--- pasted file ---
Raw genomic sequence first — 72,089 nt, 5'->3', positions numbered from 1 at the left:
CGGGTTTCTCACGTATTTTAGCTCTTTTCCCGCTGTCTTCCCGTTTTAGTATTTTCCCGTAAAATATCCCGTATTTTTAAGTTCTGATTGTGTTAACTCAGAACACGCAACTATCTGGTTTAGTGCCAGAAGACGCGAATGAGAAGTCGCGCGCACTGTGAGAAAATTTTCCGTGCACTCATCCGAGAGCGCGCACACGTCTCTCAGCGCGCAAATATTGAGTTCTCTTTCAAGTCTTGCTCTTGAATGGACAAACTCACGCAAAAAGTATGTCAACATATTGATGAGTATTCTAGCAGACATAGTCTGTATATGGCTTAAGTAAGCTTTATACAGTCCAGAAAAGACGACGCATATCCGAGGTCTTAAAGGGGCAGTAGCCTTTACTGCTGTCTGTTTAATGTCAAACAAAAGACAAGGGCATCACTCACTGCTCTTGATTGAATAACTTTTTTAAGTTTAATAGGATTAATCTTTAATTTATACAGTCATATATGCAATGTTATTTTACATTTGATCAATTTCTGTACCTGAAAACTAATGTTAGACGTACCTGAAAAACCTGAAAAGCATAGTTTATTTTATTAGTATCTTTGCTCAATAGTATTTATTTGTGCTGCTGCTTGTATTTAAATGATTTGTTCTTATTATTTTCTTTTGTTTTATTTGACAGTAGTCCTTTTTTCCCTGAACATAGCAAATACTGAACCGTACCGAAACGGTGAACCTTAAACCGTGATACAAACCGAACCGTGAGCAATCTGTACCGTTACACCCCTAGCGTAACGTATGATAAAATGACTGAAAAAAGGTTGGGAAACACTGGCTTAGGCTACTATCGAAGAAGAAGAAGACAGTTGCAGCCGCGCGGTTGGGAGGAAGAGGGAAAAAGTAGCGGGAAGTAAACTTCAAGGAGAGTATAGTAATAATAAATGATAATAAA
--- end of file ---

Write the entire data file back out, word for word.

Raw genomic sequence first — 72,089 nt, 5'->3', positions numbered from 1 at the left:
CGGGTTTCTCACGTATTTTAGCTCTTTTCCCGCTGTCTTCCCGTTTTAGTATTTTCCCGTAAAATATCCCGTATTTTTAAGTTCTGATTGTGTTAACTCAGAACACGCAACTATCTGGTTTAGTGCCAGAAGACGCGAATGAGAAGTCGCGCGCACTGTGAGAAAATTTTCCGTGCACTCATCCGAGAGCGCGCACACGTCTCTCAGCGCGCAAATATTGAGTTCTCTTTCAAGTCTTGCTCTTGAATGGACAAACTCACGCAAAAAGTATGTCAACATATTGATGAGTATTCTAGCAGACATAGTCTGTATATGGCTTAAGTAAGCTTTATACAGTCCAGAAAAGACGACGCATATCCGAGGTCTTAAAGGGGCAGTAGCCTTTACTGCTGTCTGTTTAATGTCAAACAAAAGACAAGGGCATCACTCACTGCTCTTGATTGAATAACTTTTTTAAGTTTAATAGGATTAATCTTTAATTTATACAGTCATATATGCAATGTTATTTTACATTTGATCAATTTCTGTACCTGAAAACTAATGTTAGACGTACCTGAAAAACCTGAAAAGCATAGTTTATTTTATTAGTATCTTTGCTCAATAGTATTTATTTGTGCTGCTGCTTGTATTTAAATGATTTGTTCTTATTATTTTCTTTTGTTTTATTTGACAGTAGTCCTTTTTTCCCTGAACATAGCAAATACTGAACCGTACCGAAACGGTGAACCTTAAACCGTGATACAAACCGAACCGTGAGCAATCTGTACCGTTACACCCCTAGCGTAACGTATGATAAAATGACTGAAAAAAGGTTGGGAAACACTGGCTTAGGCTACTATCGAAGAAGAAGAAGACAGTTGCAGCCGCGCGGTTGGGAGGAAGAGGGAAAAAGTAGCGGGAAGTAAACTTCAAGGAGAGTATAGTAATAATAAATGATAATAAA